18. The power-assist chair of claim 14 wherein said casters are lockable to prevent undesired movement of said base assembly of said chair along a support surface.

19. The power-assist chair of claim 14 wherein said driven member includes a first cam block and a second cam block having a cam surface formed thereon by a metal cam wear plate having an engaging end, a running surface, and a cam stop formed at an end opposite said engaging end for preventing said follower means from overrunning said cam blocks, said cam stop further including a reinforcing gusset secured therein for providing structural support to said cam stop.

20. The power-assist chair of claim 14 wherein said power-operated means comprises an electric motor and a screw shaft rotatably driven by said motor, and wherein said driven member has internal threads received on said screw shaft such that selective energization of said motor causes said screw shaft to rotate in a first direction for causing movement of said driven member in a forward direction, and wherein said motor may be energized for generating rotation of said screw shaft in the opposite second direction for causing movement of said driven member in a rearward direction.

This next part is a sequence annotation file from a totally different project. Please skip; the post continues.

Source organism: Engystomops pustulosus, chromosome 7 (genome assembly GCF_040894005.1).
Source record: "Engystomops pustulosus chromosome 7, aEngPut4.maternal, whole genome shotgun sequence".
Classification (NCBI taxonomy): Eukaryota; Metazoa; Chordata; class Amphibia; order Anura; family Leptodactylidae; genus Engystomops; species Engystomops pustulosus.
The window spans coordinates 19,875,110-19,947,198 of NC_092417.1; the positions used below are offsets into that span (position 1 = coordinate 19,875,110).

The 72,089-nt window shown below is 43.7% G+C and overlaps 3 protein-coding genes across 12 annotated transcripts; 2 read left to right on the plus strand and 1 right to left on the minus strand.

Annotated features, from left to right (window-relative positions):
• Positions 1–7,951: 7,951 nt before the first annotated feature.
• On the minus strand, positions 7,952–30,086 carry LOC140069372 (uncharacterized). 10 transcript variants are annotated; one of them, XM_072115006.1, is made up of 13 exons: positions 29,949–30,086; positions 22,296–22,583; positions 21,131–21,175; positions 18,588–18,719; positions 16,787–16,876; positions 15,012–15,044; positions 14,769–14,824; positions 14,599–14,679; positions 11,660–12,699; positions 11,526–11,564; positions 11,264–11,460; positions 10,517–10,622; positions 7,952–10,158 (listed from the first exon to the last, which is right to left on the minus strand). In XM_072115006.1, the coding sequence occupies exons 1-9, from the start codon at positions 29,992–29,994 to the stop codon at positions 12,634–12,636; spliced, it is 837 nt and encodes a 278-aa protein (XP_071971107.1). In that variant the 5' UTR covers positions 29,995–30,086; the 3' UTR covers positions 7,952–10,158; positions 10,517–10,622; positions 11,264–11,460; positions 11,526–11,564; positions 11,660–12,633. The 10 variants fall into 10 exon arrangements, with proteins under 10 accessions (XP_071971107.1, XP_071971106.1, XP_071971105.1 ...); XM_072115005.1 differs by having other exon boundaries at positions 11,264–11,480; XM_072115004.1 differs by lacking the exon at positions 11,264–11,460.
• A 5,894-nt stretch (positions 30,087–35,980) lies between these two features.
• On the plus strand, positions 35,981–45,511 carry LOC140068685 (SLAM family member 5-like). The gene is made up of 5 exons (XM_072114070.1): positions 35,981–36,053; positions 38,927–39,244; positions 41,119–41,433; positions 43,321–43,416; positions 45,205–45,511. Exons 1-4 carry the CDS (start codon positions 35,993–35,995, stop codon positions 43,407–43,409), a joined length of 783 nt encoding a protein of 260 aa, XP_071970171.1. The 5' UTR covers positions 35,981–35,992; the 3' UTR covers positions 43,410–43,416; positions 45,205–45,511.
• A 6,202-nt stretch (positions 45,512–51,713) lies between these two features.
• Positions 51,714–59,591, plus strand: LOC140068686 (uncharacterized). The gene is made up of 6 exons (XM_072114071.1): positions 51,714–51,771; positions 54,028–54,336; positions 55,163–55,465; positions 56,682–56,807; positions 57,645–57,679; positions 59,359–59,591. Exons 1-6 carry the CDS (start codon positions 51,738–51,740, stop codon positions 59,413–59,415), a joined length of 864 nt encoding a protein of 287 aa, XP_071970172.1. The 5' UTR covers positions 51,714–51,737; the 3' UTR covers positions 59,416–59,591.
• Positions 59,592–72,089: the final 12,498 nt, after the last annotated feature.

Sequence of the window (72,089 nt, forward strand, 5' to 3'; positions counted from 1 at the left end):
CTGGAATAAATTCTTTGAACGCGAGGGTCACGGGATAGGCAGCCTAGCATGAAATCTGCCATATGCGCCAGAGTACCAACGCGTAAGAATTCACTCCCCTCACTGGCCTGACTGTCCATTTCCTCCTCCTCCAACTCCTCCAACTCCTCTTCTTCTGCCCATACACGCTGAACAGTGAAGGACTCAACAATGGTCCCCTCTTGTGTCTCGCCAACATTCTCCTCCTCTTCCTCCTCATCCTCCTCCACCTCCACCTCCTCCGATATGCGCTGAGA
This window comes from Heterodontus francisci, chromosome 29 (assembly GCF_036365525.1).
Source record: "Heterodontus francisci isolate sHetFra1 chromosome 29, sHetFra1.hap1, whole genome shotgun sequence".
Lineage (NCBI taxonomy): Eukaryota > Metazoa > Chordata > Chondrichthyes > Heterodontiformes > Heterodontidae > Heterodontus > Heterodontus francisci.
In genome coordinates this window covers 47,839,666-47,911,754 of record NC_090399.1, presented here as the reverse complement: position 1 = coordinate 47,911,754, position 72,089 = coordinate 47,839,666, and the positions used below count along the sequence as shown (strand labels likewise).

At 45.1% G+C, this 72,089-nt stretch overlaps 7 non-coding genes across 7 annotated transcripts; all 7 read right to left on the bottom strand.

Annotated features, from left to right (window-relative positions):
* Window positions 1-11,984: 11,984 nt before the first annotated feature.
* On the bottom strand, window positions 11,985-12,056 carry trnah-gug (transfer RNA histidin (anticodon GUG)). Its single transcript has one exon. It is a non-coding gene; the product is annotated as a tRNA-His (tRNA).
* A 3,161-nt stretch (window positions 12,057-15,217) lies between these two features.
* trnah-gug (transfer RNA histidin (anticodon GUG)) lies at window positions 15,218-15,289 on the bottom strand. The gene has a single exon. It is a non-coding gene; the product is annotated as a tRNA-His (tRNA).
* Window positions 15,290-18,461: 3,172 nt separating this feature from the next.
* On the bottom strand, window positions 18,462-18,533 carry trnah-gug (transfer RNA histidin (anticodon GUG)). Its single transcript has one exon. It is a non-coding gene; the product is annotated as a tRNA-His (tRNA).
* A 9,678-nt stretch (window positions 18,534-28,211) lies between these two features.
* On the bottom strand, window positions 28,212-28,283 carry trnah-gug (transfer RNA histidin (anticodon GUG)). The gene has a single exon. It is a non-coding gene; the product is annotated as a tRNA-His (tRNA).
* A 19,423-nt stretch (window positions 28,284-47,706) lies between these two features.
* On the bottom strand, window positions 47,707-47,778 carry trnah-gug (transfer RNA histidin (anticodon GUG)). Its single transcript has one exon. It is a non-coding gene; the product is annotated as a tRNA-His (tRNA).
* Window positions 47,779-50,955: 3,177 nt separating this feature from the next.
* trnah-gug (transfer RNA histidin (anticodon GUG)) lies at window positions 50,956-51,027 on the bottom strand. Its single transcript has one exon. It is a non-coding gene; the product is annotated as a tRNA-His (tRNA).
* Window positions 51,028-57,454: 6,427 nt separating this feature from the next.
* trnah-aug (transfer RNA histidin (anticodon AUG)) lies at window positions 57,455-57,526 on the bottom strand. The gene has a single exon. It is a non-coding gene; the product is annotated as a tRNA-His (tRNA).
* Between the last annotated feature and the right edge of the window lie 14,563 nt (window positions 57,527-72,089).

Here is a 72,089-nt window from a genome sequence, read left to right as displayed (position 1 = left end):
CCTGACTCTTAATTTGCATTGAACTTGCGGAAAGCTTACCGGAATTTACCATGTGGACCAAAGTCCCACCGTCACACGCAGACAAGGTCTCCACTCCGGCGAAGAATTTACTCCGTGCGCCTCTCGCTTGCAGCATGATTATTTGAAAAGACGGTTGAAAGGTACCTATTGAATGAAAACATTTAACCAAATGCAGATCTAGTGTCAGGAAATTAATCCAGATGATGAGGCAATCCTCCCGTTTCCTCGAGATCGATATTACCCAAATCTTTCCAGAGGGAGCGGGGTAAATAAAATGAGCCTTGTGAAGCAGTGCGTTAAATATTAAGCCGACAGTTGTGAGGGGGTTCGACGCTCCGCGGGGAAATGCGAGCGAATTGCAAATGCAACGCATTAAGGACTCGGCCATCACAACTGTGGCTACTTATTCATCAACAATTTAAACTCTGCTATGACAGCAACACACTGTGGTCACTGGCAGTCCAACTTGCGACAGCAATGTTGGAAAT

21. The power-assist chair of claim 20 wherein said electric motor is a DC motor, and wherein said DC motor may be operated by a rechargeable power supply, said rechargeable power supply being self-contained within the power-assist chair.

22. The power-assist .chair of claim 14 wherein said leg rest assembly reaches a fully extended position prior to commencing movement of said seat assembly from said upright position toward said reclined position.

23. The power-assist chair of claim 14 wherein said rotatable drive shaft is supported by a tripartite spacing link assembly.